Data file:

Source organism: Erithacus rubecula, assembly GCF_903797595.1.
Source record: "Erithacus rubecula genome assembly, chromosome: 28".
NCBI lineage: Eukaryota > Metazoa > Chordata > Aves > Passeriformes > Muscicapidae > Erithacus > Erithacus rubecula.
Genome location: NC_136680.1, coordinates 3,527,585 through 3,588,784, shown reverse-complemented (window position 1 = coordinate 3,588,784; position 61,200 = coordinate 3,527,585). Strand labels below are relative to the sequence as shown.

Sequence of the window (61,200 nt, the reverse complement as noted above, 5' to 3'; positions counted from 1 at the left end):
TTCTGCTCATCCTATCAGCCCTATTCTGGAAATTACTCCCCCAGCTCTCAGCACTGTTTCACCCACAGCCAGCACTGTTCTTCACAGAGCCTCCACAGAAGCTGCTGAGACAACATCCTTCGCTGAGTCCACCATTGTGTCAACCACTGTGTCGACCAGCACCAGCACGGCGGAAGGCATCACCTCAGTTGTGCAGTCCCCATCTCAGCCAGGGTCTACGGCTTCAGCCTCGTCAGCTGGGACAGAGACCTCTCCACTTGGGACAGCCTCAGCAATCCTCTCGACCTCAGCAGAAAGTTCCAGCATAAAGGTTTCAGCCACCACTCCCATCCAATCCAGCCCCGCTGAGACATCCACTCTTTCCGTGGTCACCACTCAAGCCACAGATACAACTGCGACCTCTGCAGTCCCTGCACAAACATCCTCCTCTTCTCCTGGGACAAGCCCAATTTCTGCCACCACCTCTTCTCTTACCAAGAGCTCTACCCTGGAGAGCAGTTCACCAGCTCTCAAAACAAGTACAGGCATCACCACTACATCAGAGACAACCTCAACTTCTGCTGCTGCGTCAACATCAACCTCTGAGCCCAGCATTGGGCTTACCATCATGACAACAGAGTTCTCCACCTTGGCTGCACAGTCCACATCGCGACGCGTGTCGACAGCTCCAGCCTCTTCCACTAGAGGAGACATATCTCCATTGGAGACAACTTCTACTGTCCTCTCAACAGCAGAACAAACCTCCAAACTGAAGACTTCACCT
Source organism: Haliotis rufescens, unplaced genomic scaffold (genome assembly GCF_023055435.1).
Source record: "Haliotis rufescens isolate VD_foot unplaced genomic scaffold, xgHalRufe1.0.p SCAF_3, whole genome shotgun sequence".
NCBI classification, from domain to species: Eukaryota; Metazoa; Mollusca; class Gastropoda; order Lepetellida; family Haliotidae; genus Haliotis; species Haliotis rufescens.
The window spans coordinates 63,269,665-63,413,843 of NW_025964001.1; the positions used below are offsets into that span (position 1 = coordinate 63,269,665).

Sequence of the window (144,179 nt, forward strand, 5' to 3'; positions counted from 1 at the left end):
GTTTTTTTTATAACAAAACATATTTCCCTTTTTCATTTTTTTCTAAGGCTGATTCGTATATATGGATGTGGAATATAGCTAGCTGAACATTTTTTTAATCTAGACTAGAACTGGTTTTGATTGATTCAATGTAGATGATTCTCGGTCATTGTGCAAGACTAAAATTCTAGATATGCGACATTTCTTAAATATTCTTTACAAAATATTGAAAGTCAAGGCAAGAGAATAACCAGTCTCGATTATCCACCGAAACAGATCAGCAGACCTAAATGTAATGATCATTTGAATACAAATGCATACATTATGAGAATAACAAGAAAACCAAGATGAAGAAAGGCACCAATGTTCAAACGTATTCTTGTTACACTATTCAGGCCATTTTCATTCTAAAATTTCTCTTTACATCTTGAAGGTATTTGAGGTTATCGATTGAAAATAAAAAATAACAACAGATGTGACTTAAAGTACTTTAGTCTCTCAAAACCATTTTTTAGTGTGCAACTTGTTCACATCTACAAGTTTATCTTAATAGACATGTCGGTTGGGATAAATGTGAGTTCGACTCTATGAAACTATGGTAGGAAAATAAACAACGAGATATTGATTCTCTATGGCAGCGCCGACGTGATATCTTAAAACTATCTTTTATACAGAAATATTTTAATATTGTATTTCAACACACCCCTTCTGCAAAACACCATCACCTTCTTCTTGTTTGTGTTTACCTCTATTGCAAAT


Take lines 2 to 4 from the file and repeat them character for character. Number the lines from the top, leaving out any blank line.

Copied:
Source record: "Erithacus rubecula genome assembly, chromosome: 28".
NCBI lineage: Eukaryota > Metazoa > Chordata > Aves > Passeriformes > Muscicapidae > Erithacus > Erithacus rubecula.
Genome location: NC_136680.1, coordinates 3,527,585 through 3,588,784, shown reverse-complemented (window position 1 = coordinate 3,588,784; position 61,200 = coordinate 3,527,585). Strand labels below are relative to the sequence as shown.